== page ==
Text: Powell Advocates Open Societies as Way to Prosperity
(July 26 remarks at ASEAN meeting in Hanoi)
The best way to get peace and prosperity is through open societies and free trade, according to Secretary of State Colin
America's top diplomat gave that prescription at the July 26 Association of Southeast Asian Nations (ASEAN) Post
Ministerial Conference 10+10 in Hanoi.
"Open societies and open and free trade are the pathways to lasting prosperity and political stability," Powell said.
Working together, he continued, the world's trading nations will have a "golden opportunity" during the November World
Trade Organization (WTO) Ministerial in Doha.
There, Powell said, "we can launch a new Round of trade negotiations that will help all countries, especially developing
countries, to expand their economies."
Speaking in the capital of one of the world's few remaining command economies, he urged reduced trade barriers "in all
countries" as a way to stimulate "a new surge of international investment."
ASEAN, Powell said, "is full of examples demonstrating that private sector involvement is crucial to economic growth and
Support for a new trade round is widespread and growing, Powell suggested, noting that "APEC trade ministers reaffirmed
the commitment to launch a new trade round in Doha" this past June in Shanghai.
Similarly, he added, in Genoa, Italy, "President Bush and his colleagues pledged to ... achieve that goal."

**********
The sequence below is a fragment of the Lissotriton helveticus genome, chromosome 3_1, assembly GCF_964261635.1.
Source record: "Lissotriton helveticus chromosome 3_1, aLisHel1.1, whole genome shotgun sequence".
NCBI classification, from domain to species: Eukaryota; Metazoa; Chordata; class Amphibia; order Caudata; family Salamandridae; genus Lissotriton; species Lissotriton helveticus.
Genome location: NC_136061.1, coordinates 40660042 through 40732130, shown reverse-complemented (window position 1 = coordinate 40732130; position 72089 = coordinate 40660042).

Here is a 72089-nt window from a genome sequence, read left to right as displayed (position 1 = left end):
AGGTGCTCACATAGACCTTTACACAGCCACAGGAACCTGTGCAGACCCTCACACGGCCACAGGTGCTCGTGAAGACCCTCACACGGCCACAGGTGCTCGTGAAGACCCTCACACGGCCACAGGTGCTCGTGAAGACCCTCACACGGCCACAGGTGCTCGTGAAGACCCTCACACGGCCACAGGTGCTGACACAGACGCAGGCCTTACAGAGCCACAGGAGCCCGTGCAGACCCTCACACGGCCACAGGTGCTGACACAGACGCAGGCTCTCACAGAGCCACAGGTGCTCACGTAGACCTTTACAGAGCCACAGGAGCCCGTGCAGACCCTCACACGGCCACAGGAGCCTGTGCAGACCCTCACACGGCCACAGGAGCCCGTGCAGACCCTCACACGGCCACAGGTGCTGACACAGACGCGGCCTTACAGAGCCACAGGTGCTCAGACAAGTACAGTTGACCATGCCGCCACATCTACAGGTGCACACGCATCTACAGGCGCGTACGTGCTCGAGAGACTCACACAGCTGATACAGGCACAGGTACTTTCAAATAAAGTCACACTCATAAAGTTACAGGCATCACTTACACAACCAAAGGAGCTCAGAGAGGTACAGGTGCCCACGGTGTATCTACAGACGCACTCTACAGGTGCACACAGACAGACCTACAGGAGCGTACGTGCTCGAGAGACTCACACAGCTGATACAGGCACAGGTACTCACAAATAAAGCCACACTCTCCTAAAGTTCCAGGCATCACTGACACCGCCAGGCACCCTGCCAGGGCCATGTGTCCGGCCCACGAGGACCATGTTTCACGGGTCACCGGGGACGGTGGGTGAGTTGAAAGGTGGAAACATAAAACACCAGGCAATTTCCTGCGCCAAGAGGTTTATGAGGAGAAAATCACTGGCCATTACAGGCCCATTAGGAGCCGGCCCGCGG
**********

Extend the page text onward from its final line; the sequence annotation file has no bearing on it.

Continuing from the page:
Powell said that the meeting between ASEAN representatives and Office of the U.S. Trade Representative (USTR) on the
margins of the meeting of the ASEAN economic ministers in September "will be an important opportunity for advancing
toward that common goal."
The United States, he went on, is "enthusiastic" about the meeting and the U.S.-ASEAN trade dialogue.
Secretary of State Powell said the United States believes regional integration, "if it is comprehensive and
WTO-consistent, can be an important step toward global trade liberalization."
The United States, he added, considers ASEAN's decision to create the ASEAN Free Trade Area, or AFTA, "was a good one.
We encourage you not to waver in your commitment to free trade and to implement AFTA on schedule."
Following is the text of the Secretary's remarks:
ASEAN Post Ministerial Conference 10 + 10
"REGIONAL AND INTERNATIONAL ECONOMIC, FINANCIAL AND TRADE ISSUES"
Remarks by the Secretary of State of the United States of America, Colin Powell
As foreign ministers, we are all spending an increasing amount of time and attention on economic issues. Our
governments' economic policies and actions have far-reaching consequences. The effects often ripple through everything
we do, from security to fighting disease.
Open societies and open and free trade are the pathways to lasting prosperity and political stability. The most
effective way for the world to travel those pathways is through increasing our combined efforts to shape their contours.